2001 may not be the year the music died, but the pop biz did develop a nagging headache, and it’s not going away. The recorded-music industry’s first slump in more than two decades continues this year; the number of discs sold is slipping and so is the appeal of last year’s stars. Britney Spears’ latest album has moved 4 million copies—a big number, but less than half what its predecessor did.
The Recording Industry Association of America, which represents the five major labels that dominate CD retailing, would like to blame much of the slide on Internet music-file swapping. Yet there are many other causes, including the fact that the big five are all units of troubled multinationals—AOL Time Warner, Vivendi Universal, BMG, EMI, and Sony—that are focused on short-term gain and have no particular interest in the music biz. There’s also been a recession, of course, and resistance to CD prices that have grown much faster than the inflation rate. Perhaps the most important factor, however, is the major labels’ very success in dominating the market, which has squelched musical innovation.
In 2001, U.S. CD sales declined 6.4 percent. Sales have continued downward this year, and a Forrester Research study released last week projects a 6 percent decline in 2003 as well. Yet the report disputes the RIAA’s assertion that the now-bankrupt Napster and its successors are responsible for the downturn. More than two-thirds of CDs bought in the United States sell to consumers who rarely or never download music files from the Web, Forrester concludes. Another market research company, Ipsos-Reid, reported in June that 81 percent of music downloaders buy as many or more CDs than they did before they started getting tunes from the Internet.
The RIAA, of course, has studies that say otherwise. But anyone who rewinds to the last major music-biz slump will find some interesting parallels. In 1978, record sales began to fall, and the major labels blamed a larcenous new technology: cassette tapes. The international industry even had an outraged official slogan: “Home taping is killing music.” The idea was that music fans—ingrates that they are—would rather pirate songs than pay for them, and that sharing favorite songs was a crime against hard-working musicians (rather than great word-of-mouth advertising). Cassettes were so anathema to the biz that Sex Pistols Svengali Malcolm McLaren could think of no more provocative way to launch his new band, Bow Wow Wow, than with a ode to home taping, “C30, C60, C90, Go!”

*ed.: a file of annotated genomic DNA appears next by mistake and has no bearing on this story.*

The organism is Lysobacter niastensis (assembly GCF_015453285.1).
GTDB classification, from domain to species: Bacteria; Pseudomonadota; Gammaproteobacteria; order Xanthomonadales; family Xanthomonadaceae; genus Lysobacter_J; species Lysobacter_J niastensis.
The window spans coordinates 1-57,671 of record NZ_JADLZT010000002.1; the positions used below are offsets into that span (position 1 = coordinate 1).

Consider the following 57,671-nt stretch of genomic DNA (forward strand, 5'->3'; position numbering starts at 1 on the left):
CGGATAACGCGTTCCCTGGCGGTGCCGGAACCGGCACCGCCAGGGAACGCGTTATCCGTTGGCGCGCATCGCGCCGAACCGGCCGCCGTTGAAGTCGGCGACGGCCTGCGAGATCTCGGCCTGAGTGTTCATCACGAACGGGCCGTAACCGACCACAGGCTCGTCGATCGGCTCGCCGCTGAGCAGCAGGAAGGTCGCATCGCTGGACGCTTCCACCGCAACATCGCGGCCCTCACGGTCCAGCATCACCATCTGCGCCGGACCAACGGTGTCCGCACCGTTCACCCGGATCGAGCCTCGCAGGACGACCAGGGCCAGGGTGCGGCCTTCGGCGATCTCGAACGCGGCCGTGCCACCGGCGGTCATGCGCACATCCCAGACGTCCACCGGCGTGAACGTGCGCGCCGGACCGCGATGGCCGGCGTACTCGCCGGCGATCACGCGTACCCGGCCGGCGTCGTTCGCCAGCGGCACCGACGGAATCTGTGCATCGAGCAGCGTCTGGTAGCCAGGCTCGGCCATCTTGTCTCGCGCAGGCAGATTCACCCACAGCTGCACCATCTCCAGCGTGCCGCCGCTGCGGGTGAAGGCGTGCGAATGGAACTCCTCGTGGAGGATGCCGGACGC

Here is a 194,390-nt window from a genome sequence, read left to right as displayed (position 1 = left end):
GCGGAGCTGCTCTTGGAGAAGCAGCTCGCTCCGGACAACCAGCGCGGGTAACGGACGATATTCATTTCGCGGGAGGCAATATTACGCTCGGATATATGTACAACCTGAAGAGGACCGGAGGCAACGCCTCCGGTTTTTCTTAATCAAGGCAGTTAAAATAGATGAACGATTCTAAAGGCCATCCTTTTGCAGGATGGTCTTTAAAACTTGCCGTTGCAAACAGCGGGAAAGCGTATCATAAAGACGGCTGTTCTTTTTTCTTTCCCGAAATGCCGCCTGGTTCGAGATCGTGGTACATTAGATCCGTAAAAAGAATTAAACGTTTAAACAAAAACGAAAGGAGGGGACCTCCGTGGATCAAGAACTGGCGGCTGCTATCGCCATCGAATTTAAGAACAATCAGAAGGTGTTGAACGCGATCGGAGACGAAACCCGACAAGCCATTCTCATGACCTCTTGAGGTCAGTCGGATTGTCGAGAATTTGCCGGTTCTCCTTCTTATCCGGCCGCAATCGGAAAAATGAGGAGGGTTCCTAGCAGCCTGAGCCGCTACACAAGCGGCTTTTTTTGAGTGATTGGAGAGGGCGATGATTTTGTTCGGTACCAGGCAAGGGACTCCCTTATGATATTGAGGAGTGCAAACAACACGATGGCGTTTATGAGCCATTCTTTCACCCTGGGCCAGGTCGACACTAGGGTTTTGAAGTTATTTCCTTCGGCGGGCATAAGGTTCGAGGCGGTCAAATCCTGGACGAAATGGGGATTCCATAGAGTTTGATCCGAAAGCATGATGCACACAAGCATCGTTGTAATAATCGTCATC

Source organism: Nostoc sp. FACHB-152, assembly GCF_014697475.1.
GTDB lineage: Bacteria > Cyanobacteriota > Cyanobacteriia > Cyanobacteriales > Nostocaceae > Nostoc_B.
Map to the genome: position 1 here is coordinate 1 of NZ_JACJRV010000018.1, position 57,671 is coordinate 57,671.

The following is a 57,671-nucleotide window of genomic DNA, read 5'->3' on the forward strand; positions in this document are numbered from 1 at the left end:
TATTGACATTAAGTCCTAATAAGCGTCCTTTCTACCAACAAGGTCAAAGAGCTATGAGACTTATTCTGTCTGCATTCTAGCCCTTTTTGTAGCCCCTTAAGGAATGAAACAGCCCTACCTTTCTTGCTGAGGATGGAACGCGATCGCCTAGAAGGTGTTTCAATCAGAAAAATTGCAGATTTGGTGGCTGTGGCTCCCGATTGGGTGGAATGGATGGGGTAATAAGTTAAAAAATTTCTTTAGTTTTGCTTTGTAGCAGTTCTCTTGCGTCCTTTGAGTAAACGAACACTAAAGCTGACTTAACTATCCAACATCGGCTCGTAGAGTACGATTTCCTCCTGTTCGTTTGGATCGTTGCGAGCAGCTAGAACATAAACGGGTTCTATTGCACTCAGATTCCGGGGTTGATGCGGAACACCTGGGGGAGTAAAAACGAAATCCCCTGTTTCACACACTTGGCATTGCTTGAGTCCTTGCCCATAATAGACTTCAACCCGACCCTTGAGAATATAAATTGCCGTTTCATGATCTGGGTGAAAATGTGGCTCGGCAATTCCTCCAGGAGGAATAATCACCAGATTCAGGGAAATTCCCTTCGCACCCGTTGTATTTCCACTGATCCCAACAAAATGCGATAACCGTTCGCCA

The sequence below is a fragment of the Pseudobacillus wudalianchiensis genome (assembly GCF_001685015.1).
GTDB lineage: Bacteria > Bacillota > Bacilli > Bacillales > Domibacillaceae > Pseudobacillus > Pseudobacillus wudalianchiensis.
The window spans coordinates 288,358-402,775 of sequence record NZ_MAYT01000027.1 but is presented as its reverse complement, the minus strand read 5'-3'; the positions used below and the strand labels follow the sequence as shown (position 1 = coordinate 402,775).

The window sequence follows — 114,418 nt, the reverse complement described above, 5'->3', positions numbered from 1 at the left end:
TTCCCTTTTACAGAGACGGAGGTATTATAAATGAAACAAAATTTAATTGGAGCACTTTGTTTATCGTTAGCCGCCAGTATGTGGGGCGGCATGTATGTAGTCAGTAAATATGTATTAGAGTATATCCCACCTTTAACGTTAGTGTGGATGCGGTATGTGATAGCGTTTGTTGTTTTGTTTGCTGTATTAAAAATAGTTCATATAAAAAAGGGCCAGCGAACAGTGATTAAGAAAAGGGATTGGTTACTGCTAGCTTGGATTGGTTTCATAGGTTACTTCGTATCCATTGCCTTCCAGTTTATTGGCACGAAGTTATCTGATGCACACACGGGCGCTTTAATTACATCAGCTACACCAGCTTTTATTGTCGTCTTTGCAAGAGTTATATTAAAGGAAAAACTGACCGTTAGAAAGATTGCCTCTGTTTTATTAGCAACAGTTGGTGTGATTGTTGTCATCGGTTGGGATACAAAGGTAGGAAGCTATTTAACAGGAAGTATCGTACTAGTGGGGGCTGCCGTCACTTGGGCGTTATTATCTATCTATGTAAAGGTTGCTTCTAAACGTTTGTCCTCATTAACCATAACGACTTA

By the time Bow Wow Wow bowed in 1980, however, the crisis was almost over. It turned out that home taping had not killed music. Instead, the central problem was the collapsing popularity of dance-pop—lively, sexy, but personality-free music whose appeal was broad but thin. They called it disco back then, and the name has never recovered from the era’s backlash. Although usually termed teen-pop, the music of ‘N Sync and Britney Spears is not unlike disco: Both are intellectually underachieving, cookie-cutter styles that have made stars of performers not known primarily for their skills as singers, songwriters, or musicians.
In addition to cassettes, late-’70s industry apologists blamed video games for undercutting record sales. There may have been something to that, and the biz faces even more multimedia rivals today: cable TV, the Internet, and DVDs, as well as much more sophisticated video games. Perhaps more important, younger consumers live in a world where popular music is ubiquitous (and therefore less precious) than in the ‘60s and ‘70s, when rock was rationed, semi-subterranean, and generation-specific. Some older music fans may hate hip-hop, nu-metal, or techno, yet in general rock today defines parents as much as (or more than) their kids.